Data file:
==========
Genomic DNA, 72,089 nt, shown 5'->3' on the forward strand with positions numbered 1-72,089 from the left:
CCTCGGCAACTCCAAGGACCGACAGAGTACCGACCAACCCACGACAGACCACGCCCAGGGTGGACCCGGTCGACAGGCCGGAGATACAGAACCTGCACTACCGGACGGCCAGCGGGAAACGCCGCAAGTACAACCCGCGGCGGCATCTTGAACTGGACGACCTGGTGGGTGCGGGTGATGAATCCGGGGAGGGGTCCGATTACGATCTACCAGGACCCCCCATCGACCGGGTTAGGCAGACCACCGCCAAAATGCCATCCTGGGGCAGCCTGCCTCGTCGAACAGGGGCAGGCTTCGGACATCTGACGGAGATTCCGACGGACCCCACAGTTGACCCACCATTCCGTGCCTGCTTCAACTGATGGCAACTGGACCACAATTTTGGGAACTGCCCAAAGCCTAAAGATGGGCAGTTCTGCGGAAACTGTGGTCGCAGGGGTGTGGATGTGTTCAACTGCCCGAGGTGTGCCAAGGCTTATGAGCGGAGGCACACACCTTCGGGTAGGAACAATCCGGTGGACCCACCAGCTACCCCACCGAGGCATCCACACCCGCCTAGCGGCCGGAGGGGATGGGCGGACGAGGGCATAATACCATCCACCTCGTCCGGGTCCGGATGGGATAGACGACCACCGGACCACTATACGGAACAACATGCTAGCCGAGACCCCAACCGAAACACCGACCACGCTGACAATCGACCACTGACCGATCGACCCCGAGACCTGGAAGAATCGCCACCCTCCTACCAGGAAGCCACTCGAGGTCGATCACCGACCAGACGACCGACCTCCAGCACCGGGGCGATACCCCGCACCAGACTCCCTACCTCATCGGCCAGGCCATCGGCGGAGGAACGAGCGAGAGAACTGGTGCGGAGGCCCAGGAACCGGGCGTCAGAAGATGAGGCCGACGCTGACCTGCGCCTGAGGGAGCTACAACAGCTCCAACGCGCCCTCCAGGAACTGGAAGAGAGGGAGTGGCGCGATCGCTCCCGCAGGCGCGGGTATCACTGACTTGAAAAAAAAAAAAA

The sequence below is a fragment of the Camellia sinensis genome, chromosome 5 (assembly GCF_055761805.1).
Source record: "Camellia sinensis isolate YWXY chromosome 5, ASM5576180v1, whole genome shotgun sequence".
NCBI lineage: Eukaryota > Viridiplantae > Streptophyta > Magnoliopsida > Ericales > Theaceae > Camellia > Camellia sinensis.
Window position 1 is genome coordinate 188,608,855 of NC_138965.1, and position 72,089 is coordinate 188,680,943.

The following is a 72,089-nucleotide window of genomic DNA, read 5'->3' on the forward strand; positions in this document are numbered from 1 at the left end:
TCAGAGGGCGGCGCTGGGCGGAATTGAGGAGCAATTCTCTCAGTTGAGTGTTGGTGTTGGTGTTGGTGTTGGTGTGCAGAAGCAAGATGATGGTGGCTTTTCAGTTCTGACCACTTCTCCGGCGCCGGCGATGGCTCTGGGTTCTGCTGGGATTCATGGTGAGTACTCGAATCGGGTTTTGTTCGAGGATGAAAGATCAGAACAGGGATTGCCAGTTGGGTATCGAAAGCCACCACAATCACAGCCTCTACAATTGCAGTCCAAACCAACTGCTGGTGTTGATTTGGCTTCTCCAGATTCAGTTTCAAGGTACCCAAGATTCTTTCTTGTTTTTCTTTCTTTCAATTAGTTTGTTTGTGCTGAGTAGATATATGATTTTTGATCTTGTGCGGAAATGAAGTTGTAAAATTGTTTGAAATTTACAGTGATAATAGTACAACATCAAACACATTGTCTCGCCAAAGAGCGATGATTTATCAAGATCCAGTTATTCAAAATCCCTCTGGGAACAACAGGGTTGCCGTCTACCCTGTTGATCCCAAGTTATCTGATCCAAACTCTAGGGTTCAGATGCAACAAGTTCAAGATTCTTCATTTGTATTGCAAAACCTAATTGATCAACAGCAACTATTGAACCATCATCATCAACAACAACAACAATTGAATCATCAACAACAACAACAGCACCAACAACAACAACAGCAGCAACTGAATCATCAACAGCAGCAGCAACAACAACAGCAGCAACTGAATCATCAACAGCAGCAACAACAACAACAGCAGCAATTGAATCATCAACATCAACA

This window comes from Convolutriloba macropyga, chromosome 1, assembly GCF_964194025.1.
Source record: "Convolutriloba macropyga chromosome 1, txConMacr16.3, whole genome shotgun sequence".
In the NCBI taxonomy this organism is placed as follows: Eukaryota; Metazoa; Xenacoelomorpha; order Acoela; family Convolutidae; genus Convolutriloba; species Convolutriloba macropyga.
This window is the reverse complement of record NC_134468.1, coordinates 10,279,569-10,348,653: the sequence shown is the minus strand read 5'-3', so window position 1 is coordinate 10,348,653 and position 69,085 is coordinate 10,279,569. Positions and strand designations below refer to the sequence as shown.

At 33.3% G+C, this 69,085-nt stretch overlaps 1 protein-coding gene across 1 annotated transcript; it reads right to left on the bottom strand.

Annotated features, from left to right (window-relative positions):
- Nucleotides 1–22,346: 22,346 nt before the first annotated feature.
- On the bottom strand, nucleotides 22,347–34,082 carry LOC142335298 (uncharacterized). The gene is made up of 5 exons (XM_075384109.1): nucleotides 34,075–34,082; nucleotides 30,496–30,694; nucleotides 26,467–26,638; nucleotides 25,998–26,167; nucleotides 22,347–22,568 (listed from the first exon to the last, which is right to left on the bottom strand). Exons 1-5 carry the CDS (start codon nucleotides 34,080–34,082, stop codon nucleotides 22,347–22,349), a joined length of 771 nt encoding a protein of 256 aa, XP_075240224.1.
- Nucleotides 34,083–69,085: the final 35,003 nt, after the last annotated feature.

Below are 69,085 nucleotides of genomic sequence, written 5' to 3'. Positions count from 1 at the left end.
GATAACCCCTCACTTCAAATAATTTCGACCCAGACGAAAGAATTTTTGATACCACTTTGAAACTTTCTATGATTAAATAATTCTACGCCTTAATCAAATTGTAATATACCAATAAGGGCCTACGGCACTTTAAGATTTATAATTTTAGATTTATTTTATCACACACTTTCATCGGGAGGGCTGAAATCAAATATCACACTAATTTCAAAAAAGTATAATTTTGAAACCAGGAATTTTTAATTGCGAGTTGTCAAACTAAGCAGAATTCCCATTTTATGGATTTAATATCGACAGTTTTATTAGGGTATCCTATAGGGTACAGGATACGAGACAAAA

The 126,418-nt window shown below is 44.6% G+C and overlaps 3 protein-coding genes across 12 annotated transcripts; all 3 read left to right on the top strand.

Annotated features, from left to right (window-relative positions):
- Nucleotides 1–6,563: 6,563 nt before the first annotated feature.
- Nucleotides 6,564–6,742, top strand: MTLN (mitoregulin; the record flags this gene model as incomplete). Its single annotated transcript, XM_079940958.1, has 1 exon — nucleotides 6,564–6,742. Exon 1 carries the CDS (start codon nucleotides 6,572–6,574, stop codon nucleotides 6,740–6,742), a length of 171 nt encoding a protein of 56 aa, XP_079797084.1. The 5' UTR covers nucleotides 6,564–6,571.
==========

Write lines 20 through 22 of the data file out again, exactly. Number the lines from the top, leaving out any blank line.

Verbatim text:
The 126,418-nt window shown below is 44.6% G+C and overlaps 3 protein-coding genes across 12 annotated transcripts; all 3 read left to right on the top strand.

Annotated features, from left to right (window-relative positions):
- Nucleotides 1–6,563: 6,563 nt before the first annotated feature.